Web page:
Finally I see pale sand and surf in on two tiny waves. I’m greeted by cheers from some of our friends who’ve come for a little swim and waited for us. The adventure has taken the faster pair around one hour and forty minutes, but we’ve been nearer two and a half. I have just enough energy left to do a little dance on the beach.

There’s some wonderful historical information on this blog: http://matteringsofmind.wordpress.com/2013/09/27/mewstone-and-starfish/

The Intrepid Cormorant of Mel Tor Pool

Stef, Honey and I wander up past Sharrah towards Mel Tor Pools. As we pick our way through the undergrowth, Stef exclaims and points: ‘Look! A Cormorant!’ I’m slightly confused, thinking she must mean a Heron…She sees my disbelieving look and tells me she’s wearing her contacts.  I look again, and perched on a rock in mid-stream is indeed a rather handsome Cormorant. He throws a few poses as we creep up on him, cameras at the ready, and begins to vibrate his throat and exercise his impressive hooked beak. Stef tells me about her friend who had his hand badly lacerated by a Cormorant while swimming wearing a wetsuit; the bird probably mistook it for a fish. She puts her hands in her pockets.

We check our Cormorant over; although they do come inland, I’ve never seen one this far from the coast. He doesn’t look unwell or injured and is apparently sunbathing. These birds look black in the sea, but here I can pick out his beautiful grey and tan plumage, his orange 1960s lipstick, and the fish-scale markings on his wings. Eventually, having worked his way through his full repertoire of model postures and improbable yogic neck-manoeuvres, and had his photo taken from every angle, he flies casually upstream.

We dump our kit on the bank and wade across the river in swimsuits and bare feet. The water is pretty heavy and Honey struggles to stay away from the cascade so I have to keep grabbing her. We make it across and scramble up to the main pools over squidgy leaf-mould, occasionally stopping to remove a holly leaf from a foot. The water is unfortunately too high so we climb back and shoot down the long pool with the current. Our Cormorant, who I think I shall name Livingstone, is again perched on his rock; as we approach he flies off, downstream this time. I swim back over with Honey and keep nudging her upstream so she makes it safely to the bank.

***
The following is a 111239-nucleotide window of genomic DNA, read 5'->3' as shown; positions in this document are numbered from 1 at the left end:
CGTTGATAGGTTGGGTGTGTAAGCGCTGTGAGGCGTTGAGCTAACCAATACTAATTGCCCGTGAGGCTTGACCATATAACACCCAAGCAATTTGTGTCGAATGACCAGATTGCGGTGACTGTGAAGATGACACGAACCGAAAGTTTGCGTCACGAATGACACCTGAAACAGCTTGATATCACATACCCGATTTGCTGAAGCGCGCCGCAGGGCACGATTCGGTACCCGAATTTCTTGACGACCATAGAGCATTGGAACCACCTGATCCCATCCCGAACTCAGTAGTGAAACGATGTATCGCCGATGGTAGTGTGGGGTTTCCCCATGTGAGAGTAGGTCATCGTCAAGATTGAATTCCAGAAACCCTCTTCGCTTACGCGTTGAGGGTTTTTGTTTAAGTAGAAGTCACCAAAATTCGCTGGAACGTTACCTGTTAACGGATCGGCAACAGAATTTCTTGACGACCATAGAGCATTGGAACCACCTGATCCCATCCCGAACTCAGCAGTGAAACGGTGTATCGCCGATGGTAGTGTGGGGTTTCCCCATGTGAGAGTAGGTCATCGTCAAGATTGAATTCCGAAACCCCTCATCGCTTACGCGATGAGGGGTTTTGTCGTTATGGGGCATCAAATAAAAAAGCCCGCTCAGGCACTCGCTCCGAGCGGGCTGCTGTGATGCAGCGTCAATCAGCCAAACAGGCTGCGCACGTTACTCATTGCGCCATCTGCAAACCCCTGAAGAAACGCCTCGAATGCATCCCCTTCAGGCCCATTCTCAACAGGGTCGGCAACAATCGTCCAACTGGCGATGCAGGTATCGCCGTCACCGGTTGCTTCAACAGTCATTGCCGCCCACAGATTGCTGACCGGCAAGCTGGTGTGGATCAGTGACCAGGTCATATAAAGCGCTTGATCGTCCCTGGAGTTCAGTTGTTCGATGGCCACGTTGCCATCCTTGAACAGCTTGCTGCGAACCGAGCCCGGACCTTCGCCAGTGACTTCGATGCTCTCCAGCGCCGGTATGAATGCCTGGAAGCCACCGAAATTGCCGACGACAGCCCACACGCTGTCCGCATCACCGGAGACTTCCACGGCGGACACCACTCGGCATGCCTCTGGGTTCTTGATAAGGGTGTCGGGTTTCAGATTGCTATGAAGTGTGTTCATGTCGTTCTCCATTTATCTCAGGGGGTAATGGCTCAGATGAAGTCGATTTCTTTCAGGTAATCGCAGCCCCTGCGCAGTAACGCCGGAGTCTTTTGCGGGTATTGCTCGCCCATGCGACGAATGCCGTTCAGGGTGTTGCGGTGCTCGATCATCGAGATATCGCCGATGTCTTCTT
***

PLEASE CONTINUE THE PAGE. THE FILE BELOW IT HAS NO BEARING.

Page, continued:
We stop to play at Sharrah on the way down, of course. A couple of Yellow-Banded Dragonflies swoop overhead, bright against the blue sky. On the far bank where the gorge rises sheer above the river is a small grotto where water still pours after the recent rain. It drips from the hanging vegetation, while light splays from the river’s surface and reflects in dancing ripples on the wet rock. ‘Beautiful Desmoiselle’ damselflies scoot above the glowing amber water in the sunlight, metallic turquoise wings flashing. A yellow wagtail bobs on a rock nearby.

Balmy Breakwater

I don’t usually do organised swims, but it’s really not possible to swim from the Breakwater to Plymouth Hoe without some serious official planning, thanks to the ships, cross-channel ferries and submarines which regularly pass through. This swim was in aid of the Chestnut Appeal for Prostate Cancer and Children’s Hospice South West. We left by boat from the Mayflower Steps, and motored out in sunshine over dead calm seas. You could practically smell the testosterone from the serious swimmers, who flexed their muscles and discussed their planned split times. I swim on a different planet! We jumped ship close to the Breakwater, above which peeped the Mewstone, some  2.25 miles from the finish point next to Tinside Lido.

I meant to stick with my little pod, but felt quite claustrophobic among the melee of swimmers so I sped off to find some space and lost them almost immediately. In the end I stopped looking and decided I’d better swim properly since there was no longer anyone to chat to, so I concentrated on my stroke and kept going at a nice steady pace. Despite the official notice from the Queen’s Harbour Master, boats sailed through the swimmers a few times, including one large yacht whose crew completely ignored the shouts of the safety team.